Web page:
Fareed Zakaria on Trump’s Rocking Chair Presidency

President Trump’s news conference/tirade last Thursday was really something.   Much of the 70 or so minutes was Trump blasting the media for “fake news” that ignored his many achievements thus far as president and cast an unwarranted pall over his White House staff.  In the process Trump told several easily verifiable falsehoods himself and made illogical arguments, but to dwell on them is to dwell on distractions.   He always does that.

The heart of the matter is:  “….. in the midst of it all, what has he actually done?” That question is raised by Fareed Zakaria, one of my favorite political  commentators.  And his answer detailed in a recent column is:  “Hardly anything.”

Zakaria employs an analogy proffered by philosopher Alfred Montapert:  “Do not confuse motion and progress. A rocking horse keeps moving but does not make any progress.’ We are witnessing a rocking-horse presidency in which everyone is jerking back and forth furiously, yet there is no forward movement.”

Here is a synopsis of Zakaria’s main points.  Trump has claimed “There has never been a presidency that’s done so much in such a short period of time.”  Zakaria points to several presidents who accomplished much more in their first 100 days than Trump is likely to, including Barack  Obama.

Trump has said his White House “is running like a fine-tuned machine”, but it “has not even begun serious discussions with Congress on major legislation. (also) According to The Washington Post, of the 696 positions that require Senate confirmation, the president has yet to nominate 661 of them.”  

Also, while Trump has “issued a series of executive orders with great fanfare” the only one that affects much is the travel ban that was so badly conceived and written that it got stuck in the courts.  Seems like that machine has a lot of important parts missing.

Zakaria quotes a piece by Zachary Karabell in a recent Politico Magazine that sums up Trump’s presidency.  “So far, Trump has behaved exactly like he has throughout his previous career: He has generated intense attention and sold himself as a man of action while doing little other than promote an image of himself as someone who gets things done.”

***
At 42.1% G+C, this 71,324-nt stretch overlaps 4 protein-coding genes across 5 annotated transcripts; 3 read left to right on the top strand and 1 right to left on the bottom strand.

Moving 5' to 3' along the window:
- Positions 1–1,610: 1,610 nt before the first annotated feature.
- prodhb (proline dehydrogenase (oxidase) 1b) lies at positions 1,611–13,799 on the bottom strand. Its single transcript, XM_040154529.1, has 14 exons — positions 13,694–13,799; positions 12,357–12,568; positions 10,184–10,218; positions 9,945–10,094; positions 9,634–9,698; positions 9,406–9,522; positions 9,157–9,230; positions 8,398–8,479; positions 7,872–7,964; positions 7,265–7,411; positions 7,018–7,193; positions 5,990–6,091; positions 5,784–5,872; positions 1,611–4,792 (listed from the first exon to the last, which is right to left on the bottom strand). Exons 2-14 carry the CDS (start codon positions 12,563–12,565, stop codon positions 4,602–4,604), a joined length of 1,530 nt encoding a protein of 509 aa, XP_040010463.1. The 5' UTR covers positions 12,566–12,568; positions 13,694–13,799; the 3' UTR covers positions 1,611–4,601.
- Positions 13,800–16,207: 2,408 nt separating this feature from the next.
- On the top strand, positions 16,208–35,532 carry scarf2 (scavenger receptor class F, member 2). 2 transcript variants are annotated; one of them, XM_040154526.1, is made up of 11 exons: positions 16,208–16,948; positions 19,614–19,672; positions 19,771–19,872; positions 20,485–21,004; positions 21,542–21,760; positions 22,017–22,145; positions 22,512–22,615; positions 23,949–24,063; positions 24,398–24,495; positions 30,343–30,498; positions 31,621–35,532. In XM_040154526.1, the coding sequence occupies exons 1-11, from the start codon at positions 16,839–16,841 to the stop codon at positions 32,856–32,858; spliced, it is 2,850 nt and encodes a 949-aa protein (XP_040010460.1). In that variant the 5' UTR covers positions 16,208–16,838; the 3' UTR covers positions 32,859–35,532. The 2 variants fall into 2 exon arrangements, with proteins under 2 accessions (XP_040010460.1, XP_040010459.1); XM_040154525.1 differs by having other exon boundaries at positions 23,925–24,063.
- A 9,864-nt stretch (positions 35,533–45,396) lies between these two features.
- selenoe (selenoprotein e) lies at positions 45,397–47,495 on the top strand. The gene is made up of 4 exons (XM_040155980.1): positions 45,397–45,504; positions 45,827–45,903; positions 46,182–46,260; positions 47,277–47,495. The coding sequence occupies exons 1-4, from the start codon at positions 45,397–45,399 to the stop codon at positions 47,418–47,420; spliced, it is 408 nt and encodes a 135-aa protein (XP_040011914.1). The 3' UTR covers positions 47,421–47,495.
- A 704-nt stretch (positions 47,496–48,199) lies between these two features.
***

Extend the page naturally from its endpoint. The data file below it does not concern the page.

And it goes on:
In short, the fine-tuned machine works best blowing smoke.

Zakaria concludes with two aspects of the Trump presidency.  There is the “freak show” that dominates the headlines but there is also “the savvy businessman” who picked some intelligent heavy weights like Rex Tillerson and Jim Mattis to key positions.

It seems to boil down to this:   “For many people, the bargain of the Trump presidency was that they would put up with the freak show in order to get tax reform, infrastructure projects and deregulation. That may still happen, but for now at least, reality TV is in overdrive, and not much is happening in the realm of serious policy.”

Those interested in reading the full editorial can go here.

Twirling Around in the Trump Tornado

Or is it swirling around down the rabbit hole?  Or toilet.  Choose a metaphor for how off balanced, how out of sorts, how discombobulated only three weeks of a Trump presidency has wrought.  Really?  Only three weeks?  OMG!   I don’t know if I can hold on for four years of this.

I feel the need to say something while questioning whether it is useful to say anything?   Since we cannot depend on Trump sticking to anything he says why do we spend so much time talking about all that he says?   The Trump administration brings to mind Macbeth’s reflection on life as “full of sound and fury, signifying nothing.”